World's Beloved Hangover 'Cure' Arrives Stateside. But Does It Work?

Beth Greenfield
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(Photo courtesy of Bayer)

“If getting drunk was how people forgot they were mortal, then hangovers were how they remembered,” wrote UK author Matt Haig recently. Which is precisely why the search for the best hangover cure may never end. And now tippling Americans can add a new option to their quest: Berocca, a remedy beloved by partiers around the world that’s finally made it to the shelves of U.S. drugstores.

Bayer, which bought the product in 2005 when it acquired Swiss pharmaceutical brand Roche’s consumer health group, is marketing the dissolving, effervescent vitamin tablets in the U.S. as an “energy support supplement.” A Bayer spokesperson told Yahoo Health in an email, “Berocca is NOT marketed in the US as a hangover product. Berocca is marketed as an energy support product that supports both mental sharpness and physical energy.”

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But the product has been known as a hangover cure around the world for many years — particularly in Australia, where it’s been popular since the 1980s. As the company notes on website for that country, “Whilst there have been no studies conducted on the effect of Berocca on hangovers, alcohol can affect the absorption and use of the B group vitamins. Apart from the other essential vitamins and minerals, Berocca is a high-dose vitamin B supplement which may help restore depleted levels of B-vitamins. Drinking a lot of water or other rehydrating drinks will help towards preventing or lessening most hangover symptoms. Having a Berocca effervescent tablet in water may also help you rehydrate.”

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Berocca’s special US formula includes B vitamins, guarana, caffeine, vitamin C, magnesium and zinc, and it comes in either orange or mixed berry flavor. And fans of the stuff have been celebrating (with cocktails, perhaps?) ever since news of its July 29 arrival in CVS, Target, Walmart and other stores. LA Weekly writer Besha Rodell declared it “the best damn hangover cure in the universe,” while Bloomberg Businessweek’s Ashlee Vance noted, “I’m half Australian and have been forcing my parents to smuggle dozens of Berocca tubes to me for years.” On Twitter, lovers of the product have rejoiced over no longer having to smuggle and hoard it from overseas. And Bayer has announced the fizzy arrival with major fanfare in the form of advertisements featuring “Community” star Joel McHale as a motivational speaker à la Tom Cruise in “Magnolia.”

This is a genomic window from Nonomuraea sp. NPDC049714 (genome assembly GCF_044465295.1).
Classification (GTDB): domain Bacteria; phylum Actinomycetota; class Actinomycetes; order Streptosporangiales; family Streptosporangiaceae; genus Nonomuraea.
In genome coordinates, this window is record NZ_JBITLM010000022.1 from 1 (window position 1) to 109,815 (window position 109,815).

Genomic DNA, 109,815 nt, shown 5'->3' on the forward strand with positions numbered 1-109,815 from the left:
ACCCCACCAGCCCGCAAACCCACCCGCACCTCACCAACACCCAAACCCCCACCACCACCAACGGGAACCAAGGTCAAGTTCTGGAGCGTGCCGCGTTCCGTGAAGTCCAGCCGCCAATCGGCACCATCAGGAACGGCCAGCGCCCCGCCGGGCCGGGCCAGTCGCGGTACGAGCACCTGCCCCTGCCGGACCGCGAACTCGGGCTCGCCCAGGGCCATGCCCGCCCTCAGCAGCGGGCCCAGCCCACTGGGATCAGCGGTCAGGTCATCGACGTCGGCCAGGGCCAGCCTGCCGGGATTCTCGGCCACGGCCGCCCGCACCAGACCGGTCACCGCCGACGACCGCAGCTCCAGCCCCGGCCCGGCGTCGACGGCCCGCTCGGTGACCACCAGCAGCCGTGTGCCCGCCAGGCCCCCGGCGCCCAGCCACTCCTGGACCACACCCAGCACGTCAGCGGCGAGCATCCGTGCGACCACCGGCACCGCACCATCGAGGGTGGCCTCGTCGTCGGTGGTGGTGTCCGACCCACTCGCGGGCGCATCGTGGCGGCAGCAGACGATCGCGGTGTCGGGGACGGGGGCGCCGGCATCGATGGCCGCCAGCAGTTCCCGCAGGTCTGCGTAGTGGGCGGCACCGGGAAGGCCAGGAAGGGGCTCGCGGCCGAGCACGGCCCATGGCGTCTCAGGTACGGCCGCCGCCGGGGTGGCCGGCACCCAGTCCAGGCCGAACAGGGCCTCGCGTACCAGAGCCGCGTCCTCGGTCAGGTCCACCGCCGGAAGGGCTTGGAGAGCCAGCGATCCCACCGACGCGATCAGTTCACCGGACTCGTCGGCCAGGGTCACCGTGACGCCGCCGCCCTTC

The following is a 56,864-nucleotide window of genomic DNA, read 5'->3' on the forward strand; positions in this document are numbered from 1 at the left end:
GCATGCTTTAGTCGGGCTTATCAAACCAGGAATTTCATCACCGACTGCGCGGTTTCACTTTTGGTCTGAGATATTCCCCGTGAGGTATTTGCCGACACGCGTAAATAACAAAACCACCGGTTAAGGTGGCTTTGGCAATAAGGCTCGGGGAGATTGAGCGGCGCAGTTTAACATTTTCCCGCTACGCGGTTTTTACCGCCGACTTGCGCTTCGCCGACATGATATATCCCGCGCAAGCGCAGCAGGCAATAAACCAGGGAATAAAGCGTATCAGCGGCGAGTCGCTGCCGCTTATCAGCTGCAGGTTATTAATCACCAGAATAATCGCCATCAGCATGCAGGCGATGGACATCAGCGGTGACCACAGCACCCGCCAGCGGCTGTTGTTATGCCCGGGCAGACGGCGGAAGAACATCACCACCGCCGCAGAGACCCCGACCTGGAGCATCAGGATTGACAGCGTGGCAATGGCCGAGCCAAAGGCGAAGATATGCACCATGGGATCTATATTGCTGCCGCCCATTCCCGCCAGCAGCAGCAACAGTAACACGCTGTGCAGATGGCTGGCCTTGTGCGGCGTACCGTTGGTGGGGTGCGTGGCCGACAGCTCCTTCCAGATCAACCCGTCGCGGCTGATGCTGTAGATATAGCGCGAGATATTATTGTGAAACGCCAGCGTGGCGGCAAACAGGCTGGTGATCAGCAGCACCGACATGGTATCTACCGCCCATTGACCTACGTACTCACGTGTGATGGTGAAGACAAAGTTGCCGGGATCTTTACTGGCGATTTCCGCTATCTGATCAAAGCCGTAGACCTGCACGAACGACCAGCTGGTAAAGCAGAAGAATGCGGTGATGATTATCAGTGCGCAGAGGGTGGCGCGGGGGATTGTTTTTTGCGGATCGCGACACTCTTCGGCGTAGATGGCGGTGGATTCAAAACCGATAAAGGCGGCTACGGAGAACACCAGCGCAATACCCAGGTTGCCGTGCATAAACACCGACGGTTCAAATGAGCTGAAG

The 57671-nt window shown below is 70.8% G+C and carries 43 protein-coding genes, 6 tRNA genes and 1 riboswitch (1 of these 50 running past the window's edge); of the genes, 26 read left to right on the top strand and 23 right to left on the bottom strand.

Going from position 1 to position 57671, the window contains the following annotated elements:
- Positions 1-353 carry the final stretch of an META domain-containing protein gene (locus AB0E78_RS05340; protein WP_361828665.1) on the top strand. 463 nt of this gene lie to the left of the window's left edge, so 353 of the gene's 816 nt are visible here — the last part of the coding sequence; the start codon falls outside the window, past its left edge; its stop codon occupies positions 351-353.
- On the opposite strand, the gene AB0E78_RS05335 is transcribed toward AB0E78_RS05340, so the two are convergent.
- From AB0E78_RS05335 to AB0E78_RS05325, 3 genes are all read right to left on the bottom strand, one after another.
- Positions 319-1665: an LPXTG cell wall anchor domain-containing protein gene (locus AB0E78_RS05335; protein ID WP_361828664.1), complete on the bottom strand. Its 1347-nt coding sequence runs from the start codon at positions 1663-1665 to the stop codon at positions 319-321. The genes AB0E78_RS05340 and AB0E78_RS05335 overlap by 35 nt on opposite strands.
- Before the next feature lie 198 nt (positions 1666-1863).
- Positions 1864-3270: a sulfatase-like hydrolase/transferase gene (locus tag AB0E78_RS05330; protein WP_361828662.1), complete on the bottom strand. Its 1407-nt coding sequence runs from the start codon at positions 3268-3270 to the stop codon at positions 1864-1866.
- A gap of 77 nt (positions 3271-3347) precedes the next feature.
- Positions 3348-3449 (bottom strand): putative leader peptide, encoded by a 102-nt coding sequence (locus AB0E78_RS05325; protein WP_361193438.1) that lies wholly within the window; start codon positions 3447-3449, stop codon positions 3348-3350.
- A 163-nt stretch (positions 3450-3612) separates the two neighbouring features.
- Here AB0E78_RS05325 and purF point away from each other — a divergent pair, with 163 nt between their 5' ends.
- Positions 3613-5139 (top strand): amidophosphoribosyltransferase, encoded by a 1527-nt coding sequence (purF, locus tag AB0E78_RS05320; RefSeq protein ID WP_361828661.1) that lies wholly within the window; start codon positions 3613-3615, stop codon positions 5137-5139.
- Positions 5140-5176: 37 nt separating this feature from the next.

But does it actually work?

Rather than getting drunk enough to try it ourselves, we reached out to Dr. Jason Burke of Las Vegas, a trained anesthesiologist, self-dubbed “hangover specialist,” and founder of the unique Hangover Heaven service. He said he’s treated more than 20,000 shaky, nauseous patients with veisalgia (the medical term for a hangover) with a special intravenous mixture of antioxidants, vitamins B and C, and anti-inflammatory and anti-nausea medications.

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“The most common misconception is that a hangover is just dehydration,” said Burke, who added that he’s tried just about every over-the-counter remedy on the market, though couldn’t recall if he’d actually tested Berocca at some point. “The major issue is inflammation — of the entire body, but mainly the brain, which is what causes nausea,” Burke told Yahoo Health. When alcohol breaks down in the body, he said, impurities cause slow thinking and other motor problems and other “pretty significant deficiencies.” So Berocca’s ingredient list makes sense, he said, as B vitamins work well in shuttling such impurities out of one’s system, and zinc and vitamin C are also helpful cure-alls. But the vitamin B dosage is too low to do much, he noted, and the formula lacks a good antioxidant, such as selenium.

“It might help for a mild hangover,” he concluded. “But it might help even better if people take it before going to sleep.” Something to maybe remember next time you head out for a crazy night.

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